Gamma-Actinin, a new regulatory protein from rabbit skeletal muscle. I. Purification and characterization. (1/917)

A new regulatory protein which we have designated as gamma-actinin has been isolated from native thin filaments of rabbit skeletal muscle. Depolymerized native thin filaments were fractionated by salting out with ammonium sulfate, and the precipitates obtained at 40--60% ammonium sulfate saturation were further subjected to DEAE-Sephadex and Sephadex G-200 column chromatography. The purified gamma-actinin was shown to have a chain weight of 35,000 daltons and had a strong inhibitory action on the polymerization of G-actin. The results of amino acid analysis indicated a unique amino acid composition of gamma-actinin as compared with other structural proteins of muscle. Non-polar and neutral amino acid residues were abundant. One cysteine residue was contained per one molecule of gamma-actinin and played a critical role in the maintenance of the inhibitory activity. Pelleting of gamma-actinin with F-actin showed that gamma-actinin binds to F-action.  (+info)

Polypyrimidine tract binding protein functions as a repressor to regulate alternative splicing of alpha-actinin mutally exclusive exons. (2/917)

The smooth muscle (SM) and nonmuscle (NM) isoforms of alpha-actinin are produced by mutually exclusive splicing of an upstream NM exon and a downstream SM-specific exon. A rat alpha-actinin genomic clone encompassing the mutually exclusive exons was isolated and sequenced. The SM exon was found to utilize two branch points located 382 and 386 nucleotides (nt) upstream of the 3' splice site, while the NM exon used a single branch point 191 nt upstream. Mutually exclusive splicing arises from the proximity of the SM branch points to the NM 5' splice site, and this steric repression could be relieved in part by the insertion of spacer elements. In addition, the SM exon is repressed in non-SM cells and extracts. In vitro splicing of spacer-containing transcripts could be activated by (i) truncation of the transcript between the SM polypyrimidine tract and exon, (ii) addition of competitor RNAs containing the 3' end of the actinin intron or regulatory sequences from alpha-tropomyosin (TM), and (iii) depletion of the splicing extract by using biotinylated alpha-TM RNAs. A number of lines of evidence point to polypyrimidine tract binding protein (PTB) as the trans-acting factor responsible for repression. PTB was the only nuclear protein observed to cross-link to the actinin RNA, and the ability of various competitor RNAs to activate splicing correlated with their ability to bind PTB. Furthermore, repression of alpha-actinin splicing in the nuclear extracts depleted of PTB by using biotinylated RNA could be specifically restored by the addition of recombinant PTB. Thus, alpha-actinin mutually exclusive splicing is enforced by the unusual location of the SM branch point, while constitutive repression of the SM exon is conferred by regulatory elements between the branch point and 3' splice site and by PTB.  (+info)

Tropomodulin assembles early in myofibrillogenesis in chick skeletal muscle: evidence that thin filaments rearrange to form striated myofibrils. (3/917)

Actin filament lengths in muscle and nonmuscle cells are believed to depend on the regulated activity of capping proteins at both the fast growing (barbed) and slow growing (pointed) filament ends. In striated muscle, the pointed end capping protein, tropomodulin, has been shown to maintain the lengths of thin filaments in mature myofibrils. To determine whether tropomodulin might also be involved in thin filament assembly, we investigated the assembly of tropomodulin into myofibrils during differentiation of primary cultures of chick skeletal muscle cells. Our results show that tropomodulin is expressed early in differentiation and is associated with the earliest premyofibrils which contain overlapping and misaligned actin filaments. In addition, tropomodulin can be found in actin filament bundles at the distal tips of growing myotubes, where sarcomeric alpha-actinin is not always detected, suggesting that tropomodulin caps actin filament pointed ends even before the filaments are cross-linked into Z bodies by alpha-actinin. Tropomodulin staining exhibits an irregular punctate pattern along the length of premyofibrils that demonstrate a smooth phalloidin staining pattern for F-actin. Strikingly, the tropomodulin dots often appear to be located between the closely spaced, dot-like Z bodies that are stained for (&agr;)-actinin. Thus, in the earliest premyofibrils, the pointed ends of the thin filaments are clustered and partially aligned with respect to the Z bodies (the location of the barbed filament ends). At later stages of differentiation, the tropomodulin dots become aligned into regular periodic striations concurrently with the appearance of striated phalloidin staining for F-actin and alignment of Z bodies into Z lines. Tropomodulin, together with the barbed end capping protein, CapZ, may function from the earliest stages of myofibrillogenesis to restrict the lengths of newly assembled thin filaments by capping their ends; thus, transitions from nonstriated to striated myofibrils in skeletal muscle are likely due principally to filament rearrangements rather than to filament polymerization or depolymerization. Rearrangements of actin filaments capped at their pointed and barbed ends may be a general mechanism by which cells restructure their actin cytoskeletal networks during cell growth and differentiation.  (+info)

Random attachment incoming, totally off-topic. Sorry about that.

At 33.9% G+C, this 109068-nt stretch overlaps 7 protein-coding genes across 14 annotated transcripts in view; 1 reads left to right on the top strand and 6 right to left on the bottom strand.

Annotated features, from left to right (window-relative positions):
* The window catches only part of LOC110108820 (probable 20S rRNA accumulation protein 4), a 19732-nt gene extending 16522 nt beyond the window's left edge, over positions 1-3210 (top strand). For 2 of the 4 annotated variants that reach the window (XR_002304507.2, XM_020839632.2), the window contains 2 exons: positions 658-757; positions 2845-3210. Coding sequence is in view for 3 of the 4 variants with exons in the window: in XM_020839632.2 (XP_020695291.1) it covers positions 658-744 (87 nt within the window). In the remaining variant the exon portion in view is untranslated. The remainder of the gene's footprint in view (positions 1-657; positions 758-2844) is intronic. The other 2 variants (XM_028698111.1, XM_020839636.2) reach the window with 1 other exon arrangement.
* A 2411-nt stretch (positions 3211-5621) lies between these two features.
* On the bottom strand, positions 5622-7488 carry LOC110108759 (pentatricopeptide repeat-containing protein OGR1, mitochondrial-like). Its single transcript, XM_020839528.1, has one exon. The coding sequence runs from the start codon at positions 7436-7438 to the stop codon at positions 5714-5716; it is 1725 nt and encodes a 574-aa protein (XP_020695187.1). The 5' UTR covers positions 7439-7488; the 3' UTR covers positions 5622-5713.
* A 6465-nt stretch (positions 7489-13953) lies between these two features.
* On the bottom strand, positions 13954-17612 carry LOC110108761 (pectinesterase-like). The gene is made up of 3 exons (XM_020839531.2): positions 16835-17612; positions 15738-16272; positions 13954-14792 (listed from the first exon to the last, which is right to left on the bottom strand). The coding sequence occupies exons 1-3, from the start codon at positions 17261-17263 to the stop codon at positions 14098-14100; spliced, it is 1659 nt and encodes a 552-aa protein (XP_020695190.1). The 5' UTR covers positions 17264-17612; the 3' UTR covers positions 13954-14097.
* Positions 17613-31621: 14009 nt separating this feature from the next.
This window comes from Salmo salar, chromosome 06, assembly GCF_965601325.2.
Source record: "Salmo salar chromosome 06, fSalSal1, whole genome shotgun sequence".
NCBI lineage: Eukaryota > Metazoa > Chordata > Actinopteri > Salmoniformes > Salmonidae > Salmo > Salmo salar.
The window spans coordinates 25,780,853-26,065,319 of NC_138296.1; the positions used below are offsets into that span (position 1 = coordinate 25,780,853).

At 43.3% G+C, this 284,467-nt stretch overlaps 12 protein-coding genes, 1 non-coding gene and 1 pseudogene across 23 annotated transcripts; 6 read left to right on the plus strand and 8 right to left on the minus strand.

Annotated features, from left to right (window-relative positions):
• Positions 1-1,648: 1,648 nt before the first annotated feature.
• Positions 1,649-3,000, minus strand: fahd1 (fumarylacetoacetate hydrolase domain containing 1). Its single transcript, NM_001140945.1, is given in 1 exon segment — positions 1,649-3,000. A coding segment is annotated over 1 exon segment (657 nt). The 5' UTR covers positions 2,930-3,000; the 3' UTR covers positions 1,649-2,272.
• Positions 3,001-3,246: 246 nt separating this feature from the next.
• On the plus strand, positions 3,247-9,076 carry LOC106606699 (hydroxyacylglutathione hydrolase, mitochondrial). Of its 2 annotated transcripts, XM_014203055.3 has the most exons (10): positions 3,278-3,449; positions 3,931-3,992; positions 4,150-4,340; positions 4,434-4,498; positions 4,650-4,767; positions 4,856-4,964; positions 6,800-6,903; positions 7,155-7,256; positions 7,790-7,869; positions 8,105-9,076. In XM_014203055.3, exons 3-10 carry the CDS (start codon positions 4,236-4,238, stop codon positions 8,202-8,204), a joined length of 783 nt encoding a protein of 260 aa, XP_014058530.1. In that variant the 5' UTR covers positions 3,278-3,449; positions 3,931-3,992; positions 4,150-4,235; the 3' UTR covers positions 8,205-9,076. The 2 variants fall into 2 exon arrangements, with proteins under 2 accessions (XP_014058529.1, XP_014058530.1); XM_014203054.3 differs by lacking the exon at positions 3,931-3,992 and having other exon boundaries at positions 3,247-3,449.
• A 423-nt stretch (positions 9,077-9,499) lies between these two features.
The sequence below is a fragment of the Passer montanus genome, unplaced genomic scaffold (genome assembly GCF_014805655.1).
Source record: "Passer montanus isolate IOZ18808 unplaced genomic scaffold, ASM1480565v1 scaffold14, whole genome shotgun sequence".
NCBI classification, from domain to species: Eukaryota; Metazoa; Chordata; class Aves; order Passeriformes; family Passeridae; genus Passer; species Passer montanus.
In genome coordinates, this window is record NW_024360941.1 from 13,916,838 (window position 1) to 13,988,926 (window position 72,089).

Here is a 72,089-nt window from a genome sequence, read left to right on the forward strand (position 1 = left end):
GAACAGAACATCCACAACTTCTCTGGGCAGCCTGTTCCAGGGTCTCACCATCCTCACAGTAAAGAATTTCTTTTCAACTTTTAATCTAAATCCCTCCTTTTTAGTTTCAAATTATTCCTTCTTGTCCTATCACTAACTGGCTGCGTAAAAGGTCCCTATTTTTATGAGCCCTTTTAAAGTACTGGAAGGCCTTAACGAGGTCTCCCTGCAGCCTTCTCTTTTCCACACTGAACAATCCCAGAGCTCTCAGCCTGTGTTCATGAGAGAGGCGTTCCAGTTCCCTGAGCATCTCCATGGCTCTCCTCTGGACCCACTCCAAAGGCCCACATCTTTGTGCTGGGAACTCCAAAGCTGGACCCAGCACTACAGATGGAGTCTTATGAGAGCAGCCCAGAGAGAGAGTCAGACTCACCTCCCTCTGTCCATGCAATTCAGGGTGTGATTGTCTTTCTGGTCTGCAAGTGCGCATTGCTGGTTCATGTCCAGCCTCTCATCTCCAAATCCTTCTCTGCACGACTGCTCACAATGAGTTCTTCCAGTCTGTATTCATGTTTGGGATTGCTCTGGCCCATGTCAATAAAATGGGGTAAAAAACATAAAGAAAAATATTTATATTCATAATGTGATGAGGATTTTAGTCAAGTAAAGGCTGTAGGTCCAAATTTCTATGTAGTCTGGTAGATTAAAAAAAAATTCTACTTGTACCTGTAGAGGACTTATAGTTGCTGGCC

An alpha-actinin binding site of zyxin is essential for subcellular zyxin localization and alpha-actinin recruitment. (4/917)

The LIM domain protein zyxin is a component of adherens type junctions, stress fibers, and highly dynamic membrane areas and appears to be involved in microfilament organization. Chicken zyxin and its human counterpart display less than 60% sequence identity, raising concern about their functional identity. Here, we demonstrate that human zyxin, like the avian protein, specifically interacts with alpha-actinin. Furthermore, we map the interaction site to a motif of approximately 22 amino acids, present in the N-terminal domain of human zyxin. This motif is both necessary and sufficient for alpha-actinin binding, whereas a downstream region, which is related in sequence, appears to be dispensable. A synthetic peptide comprising human zyxin residues 21-42 specifically binds to alpha-actinin in solid phase binding assays. In contrast to full-length zyxin, constructs lacking this motif do not interact with alpha-actinin in blot overlays and fail to recruit alpha-actinin in living cells. When zyxin lacking the alpha-actinin binding site is expressed as a fusion protein with green fluorescent protein, association of the recombinant protein with stress fibers is abolished, and targeting to focal adhesions is grossly impaired. Our results suggest a crucial role for the alpha-actinin-zyxin interaction in subcellular zyxin localization and microfilament organization.  (+info)